Girls just wanna have fun!

16. February 2011 09:06

Whilst sitting in the barbers this morning, waiting my turn, I amused myself reading the latest Daily Mail alcohol scare story: ‘SHOCK RISE IN YOUNG GIRLS BINGE DRINKING’ read the headline. The gist of the story was that amongst that minority of 11 to 15 year olds who binge-drink (as opposed to just drink), girls are catching up with boys in terms of the quantity quaffed. Apparently an average male teeny tippler consumes 11.9 units of alcohol a week; but a mini-ladette 11.3 units – which is up by 18% compared with a year ago. Well, an 18% rise seems shocking, but that represents 1.7 units extra a week – or just over one bottle of Bacardi Breezer.

Actually, the number of boys and girls who claim to have drunk alcohol has declined by 15% - from 6 out of 10, to 5 out of 10, as has the amount they claim to be drinking. And numbers ‘having a drink’ is not the same as numbers ‘binge-drinking’.

So in fact what’s happening is an overall decline in the number of 11-15 year-old boys and girls drinking, and in how much they drink, but the decline is slower in girls. Shocking, isn’t it? So, Middle England can breathe a sigh of relief – no need to lock up your daughters yet! A number of other papers picked up the same story, including the Daily Telegraph, and linked it to ‘ladette culture’ (think suzzies and cowboy hats) and so once again the image of our industry portrayed to the public, and politicians, is seen through the lens of a night-time economy that is supposedly spiralling out of control.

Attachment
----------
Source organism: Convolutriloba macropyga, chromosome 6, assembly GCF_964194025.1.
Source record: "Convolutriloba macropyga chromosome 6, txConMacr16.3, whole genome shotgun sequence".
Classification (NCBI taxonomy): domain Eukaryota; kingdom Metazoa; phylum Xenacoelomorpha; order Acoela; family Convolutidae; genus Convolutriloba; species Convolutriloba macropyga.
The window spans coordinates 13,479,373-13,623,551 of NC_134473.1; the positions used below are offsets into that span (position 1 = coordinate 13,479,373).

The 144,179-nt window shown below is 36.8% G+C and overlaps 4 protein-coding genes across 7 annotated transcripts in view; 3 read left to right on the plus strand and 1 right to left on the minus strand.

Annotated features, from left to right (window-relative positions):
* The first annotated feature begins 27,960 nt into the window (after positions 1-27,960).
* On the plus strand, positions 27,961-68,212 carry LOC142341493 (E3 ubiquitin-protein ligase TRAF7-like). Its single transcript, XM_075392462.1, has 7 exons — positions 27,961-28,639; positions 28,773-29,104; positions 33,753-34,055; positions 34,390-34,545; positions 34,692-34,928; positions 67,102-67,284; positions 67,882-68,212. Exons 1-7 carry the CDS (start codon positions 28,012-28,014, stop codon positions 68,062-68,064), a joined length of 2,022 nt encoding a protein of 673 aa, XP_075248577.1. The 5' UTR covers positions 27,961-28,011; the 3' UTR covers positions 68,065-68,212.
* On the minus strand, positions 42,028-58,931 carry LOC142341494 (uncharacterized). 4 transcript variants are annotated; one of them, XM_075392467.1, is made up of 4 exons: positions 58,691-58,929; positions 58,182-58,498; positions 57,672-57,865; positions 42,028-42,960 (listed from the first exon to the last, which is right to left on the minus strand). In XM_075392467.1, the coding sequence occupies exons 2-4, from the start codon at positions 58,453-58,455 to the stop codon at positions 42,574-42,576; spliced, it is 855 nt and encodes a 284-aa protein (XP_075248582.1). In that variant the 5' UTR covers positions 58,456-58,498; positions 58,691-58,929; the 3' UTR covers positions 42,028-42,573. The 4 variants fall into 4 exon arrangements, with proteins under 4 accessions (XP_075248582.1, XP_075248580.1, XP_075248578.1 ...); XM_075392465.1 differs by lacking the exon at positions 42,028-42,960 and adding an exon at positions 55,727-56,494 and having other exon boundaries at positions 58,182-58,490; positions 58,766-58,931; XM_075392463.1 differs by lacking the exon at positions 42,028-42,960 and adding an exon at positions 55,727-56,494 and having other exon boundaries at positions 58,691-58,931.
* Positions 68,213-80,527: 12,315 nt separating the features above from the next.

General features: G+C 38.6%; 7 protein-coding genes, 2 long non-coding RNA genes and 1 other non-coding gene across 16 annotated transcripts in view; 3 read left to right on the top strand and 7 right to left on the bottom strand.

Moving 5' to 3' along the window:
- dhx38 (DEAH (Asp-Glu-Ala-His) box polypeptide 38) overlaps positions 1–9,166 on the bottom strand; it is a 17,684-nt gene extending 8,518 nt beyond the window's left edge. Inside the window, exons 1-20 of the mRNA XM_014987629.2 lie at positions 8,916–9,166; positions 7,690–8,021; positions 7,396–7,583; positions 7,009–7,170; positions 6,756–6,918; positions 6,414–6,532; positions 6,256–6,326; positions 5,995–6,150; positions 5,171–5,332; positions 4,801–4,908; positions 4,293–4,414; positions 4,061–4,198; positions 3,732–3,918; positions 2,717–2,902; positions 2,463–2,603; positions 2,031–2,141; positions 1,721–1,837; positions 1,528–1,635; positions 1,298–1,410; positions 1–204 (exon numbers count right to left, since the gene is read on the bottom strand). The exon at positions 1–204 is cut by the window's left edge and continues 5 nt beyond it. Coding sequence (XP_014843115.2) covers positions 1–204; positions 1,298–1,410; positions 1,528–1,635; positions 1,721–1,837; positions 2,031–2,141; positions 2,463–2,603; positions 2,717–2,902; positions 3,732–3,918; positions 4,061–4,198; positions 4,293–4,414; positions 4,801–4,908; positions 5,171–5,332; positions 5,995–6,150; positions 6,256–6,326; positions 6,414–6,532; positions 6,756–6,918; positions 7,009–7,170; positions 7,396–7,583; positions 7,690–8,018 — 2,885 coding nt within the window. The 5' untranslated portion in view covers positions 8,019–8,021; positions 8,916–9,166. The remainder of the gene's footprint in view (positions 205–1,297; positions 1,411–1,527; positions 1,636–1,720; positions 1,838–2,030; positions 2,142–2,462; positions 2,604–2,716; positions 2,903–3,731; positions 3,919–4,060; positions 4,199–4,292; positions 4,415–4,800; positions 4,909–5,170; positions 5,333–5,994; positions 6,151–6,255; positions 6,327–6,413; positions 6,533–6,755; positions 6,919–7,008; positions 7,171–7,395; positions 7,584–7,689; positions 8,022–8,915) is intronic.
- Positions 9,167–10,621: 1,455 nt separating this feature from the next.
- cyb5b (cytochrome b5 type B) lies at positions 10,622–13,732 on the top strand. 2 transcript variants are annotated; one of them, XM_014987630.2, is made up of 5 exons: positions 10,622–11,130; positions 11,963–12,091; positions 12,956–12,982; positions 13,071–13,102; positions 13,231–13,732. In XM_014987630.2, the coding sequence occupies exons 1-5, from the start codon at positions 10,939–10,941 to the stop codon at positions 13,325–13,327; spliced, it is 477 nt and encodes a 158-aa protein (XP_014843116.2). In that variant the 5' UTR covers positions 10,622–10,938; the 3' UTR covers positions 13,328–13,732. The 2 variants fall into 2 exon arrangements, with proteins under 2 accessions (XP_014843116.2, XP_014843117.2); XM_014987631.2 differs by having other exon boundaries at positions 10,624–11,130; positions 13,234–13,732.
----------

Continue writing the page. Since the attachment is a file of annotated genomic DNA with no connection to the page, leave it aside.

I’m not a conspiracy theorist, but it is rather odd that this story, complete with lurid headlines, appears just as the Government’s lamentable licensing law reforms are being debated in Parliament. The calculation seems to be that if you reinforce stereotypes, you’re more likely to get a reactionary result. Sadly, I fear that assumption is likely to be vindicated.

On another note, what is being trumpeted as a £1 a day red wine ‘wonder pill’ is about to go on sale in health stores. This pill apparently contains a supplement derived from an anti-oxidant found in grape skins, and naturally present in red wine. Its makers claim it can help protect against Alzheimer’s, as well as delaying the ageing process and tackling obesity-related health problems. Its detractors say it has unpleasant side effects, such as insomnia, joint pain, diarrhoea and acne. Well that decides it for me - I’m cracking open a bottle of Shiraz tonight - and get the benefits without the downside!

Paul Chase


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About the author

Paul Chase

Paul Chase is a graduate political economist with over 20 years experience operating licensed retail premises. He is a co-founder of CPL Training and as a Director and Head of UK Compliance is responsible for ensuring that the business targets of this department are delivered to the Board.

Widely acknowledged as a sector expert, Paul is also responsible for compliance course development and works closely with awarding bodies developing and maintaining CPL’s licensed retail sector qualifications. In addition Paul manages a number of key corporate accounts.

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